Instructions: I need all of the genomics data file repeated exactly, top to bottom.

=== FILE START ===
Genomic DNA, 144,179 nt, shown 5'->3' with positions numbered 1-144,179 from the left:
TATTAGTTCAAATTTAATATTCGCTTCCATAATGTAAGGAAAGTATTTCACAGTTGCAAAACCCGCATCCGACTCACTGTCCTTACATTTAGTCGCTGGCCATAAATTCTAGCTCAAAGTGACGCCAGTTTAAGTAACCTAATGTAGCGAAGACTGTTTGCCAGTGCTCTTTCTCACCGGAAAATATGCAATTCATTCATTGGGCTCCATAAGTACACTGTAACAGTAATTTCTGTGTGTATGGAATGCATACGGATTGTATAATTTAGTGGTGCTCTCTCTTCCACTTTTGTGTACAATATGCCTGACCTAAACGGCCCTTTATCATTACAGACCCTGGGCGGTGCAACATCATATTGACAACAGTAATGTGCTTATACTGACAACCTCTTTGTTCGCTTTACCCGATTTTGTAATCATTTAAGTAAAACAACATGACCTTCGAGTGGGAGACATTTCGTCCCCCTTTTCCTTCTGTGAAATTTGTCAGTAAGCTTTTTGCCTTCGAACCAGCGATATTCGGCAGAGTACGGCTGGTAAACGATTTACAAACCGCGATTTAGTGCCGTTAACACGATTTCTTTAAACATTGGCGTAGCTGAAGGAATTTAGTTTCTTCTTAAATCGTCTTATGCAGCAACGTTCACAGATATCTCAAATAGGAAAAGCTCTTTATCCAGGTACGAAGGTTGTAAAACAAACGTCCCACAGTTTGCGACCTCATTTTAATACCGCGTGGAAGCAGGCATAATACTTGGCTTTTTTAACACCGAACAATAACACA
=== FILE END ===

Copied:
Genomic DNA, 144,179 nt, shown 5'->3' with positions numbered 1-144,179 from the left:
TATTAGTTCAAATTTAATATTCGCTTCCATAATGTAAGGAAAGTATTTCACAGTTGCAAAACCCGCATCCGACTCACTGTCCTTACATTTAGTCGCTGGCCATAAATTCTAGCTCAAAGTGACGCCAGTTTAAGTAACCTAATGTAGCGAAGACTGTTTGCCAGTGCTCTTTCTCACCGGAAAATATGCAATTCATTCATTGGGCTCCATAAGTACACTGTAACAGTAATTTCTGTGTGTATGGAATGCATACGGATTGTATAATTTAGTGGTGCTCTCTCTTCCACTTTTGTGTACAATATGCCTGACCTAAACGGCCCTTTATCATTACAGACCCTGGGCGGTGCAACATCATATTGACAACAGTAATGTGCTTATACTGACAACCTCTTTGTTCGCTTTACCCGATTTTGTAATCATTTAAGTAAAACAACATGACCTTCGAGTGGGAGACATTTCGTCCCCCTTTTCCTTCTGTGAAATTTGTCAGTAAGCTTTTTGCCTTCGAACCAGCGATATTCGGCAGAGTACGGCTGGTAAACGATTTACAAACCGCGATTTAGTGCCGTTAACACGATTTCTTTAAACATTGGCGTAGCTGAAGGAATTTAGTTTCTTCTTAAATCGTCTTATGCAGCAACGTTCACAGATATCTCAAATAGGAAAAGCTCTTTATCCAGGTACGAAGGTTGTAAAACAAACGTCCCACAGTTTGCGACCTCATTTTAATACCGCGTGGAAGCAGGCATAATACTTGGCTTTTTTAACACCGAACAATAACACA